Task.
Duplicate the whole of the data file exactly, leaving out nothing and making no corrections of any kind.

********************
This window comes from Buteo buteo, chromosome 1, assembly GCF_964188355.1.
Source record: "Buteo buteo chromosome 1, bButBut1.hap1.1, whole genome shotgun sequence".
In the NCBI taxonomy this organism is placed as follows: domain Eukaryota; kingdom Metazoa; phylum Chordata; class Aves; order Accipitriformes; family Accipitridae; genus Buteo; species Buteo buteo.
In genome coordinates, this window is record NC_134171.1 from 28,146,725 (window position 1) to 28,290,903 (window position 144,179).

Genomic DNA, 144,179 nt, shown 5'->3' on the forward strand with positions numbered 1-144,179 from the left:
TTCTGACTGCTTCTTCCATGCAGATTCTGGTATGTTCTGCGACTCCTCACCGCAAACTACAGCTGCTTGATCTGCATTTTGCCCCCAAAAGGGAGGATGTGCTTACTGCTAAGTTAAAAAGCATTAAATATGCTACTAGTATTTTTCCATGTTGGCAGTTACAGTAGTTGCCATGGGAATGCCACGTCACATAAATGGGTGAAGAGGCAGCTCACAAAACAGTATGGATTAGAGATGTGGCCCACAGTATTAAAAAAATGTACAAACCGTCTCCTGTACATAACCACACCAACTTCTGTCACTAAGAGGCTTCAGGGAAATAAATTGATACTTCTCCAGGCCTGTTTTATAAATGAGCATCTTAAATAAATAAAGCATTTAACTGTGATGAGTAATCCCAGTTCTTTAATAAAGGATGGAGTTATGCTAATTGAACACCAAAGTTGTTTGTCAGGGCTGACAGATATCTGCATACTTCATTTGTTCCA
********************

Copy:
This window comes from Buteo buteo, chromosome 1, assembly GCF_964188355.1.
Source record: "Buteo buteo chromosome 1, bButBut1.hap1.1, whole genome shotgun sequence".
In the NCBI taxonomy this organism is placed as follows: domain Eukaryota; kingdom Metazoa; phylum Chordata; class Aves; order Accipitriformes; family Accipitridae; genus Buteo; species Buteo buteo.
In genome coordinates, this window is record NC_134171.1 from 28,146,725 (window position 1) to 28,290,903 (window position 144,179).

Genomic DNA, 144,179 nt, shown 5'->3' on the forward strand with positions numbered 1-144,179 from the left:
TTCTGACTGCTTCTTCCATGCAGATTCTGGTATGTTCTGCGACTCCTCACCGCAAACTACAGCTGCTTGATCTGCATTTTGCCCCCAAAAGGGAGGATGTGCTTACTGCTAAGTTAAAAAGCATTAAATATGCTACTAGTATTTTTCCATGTTGGCAGTTACAGTAGTTGCCATGGGAATGCCACGTCACATAAATGGGTGAAGAGGCAGCTCACAAAACAGTATGGATTAGAGATGTGGCCCACAGTATTAAAAAAATGTACAAACCGTCTCCTGTACATAACCACACCAACTTCTGTCACTAAGAGGCTTCAGGGAAATAAATTGATACTTCTCCAGGCCTGTTTTATAAATGAGCATCTTAAATAAATAAAGCATTTAACTGTGATGAGTAATCCCAGTTCTTTAATAAAGGATGGAGTTATGCTAATTGAACACCAAAGTTGTTTGTCAGGGCTGACAGATATCTGCATACTTCATTTGTTCCA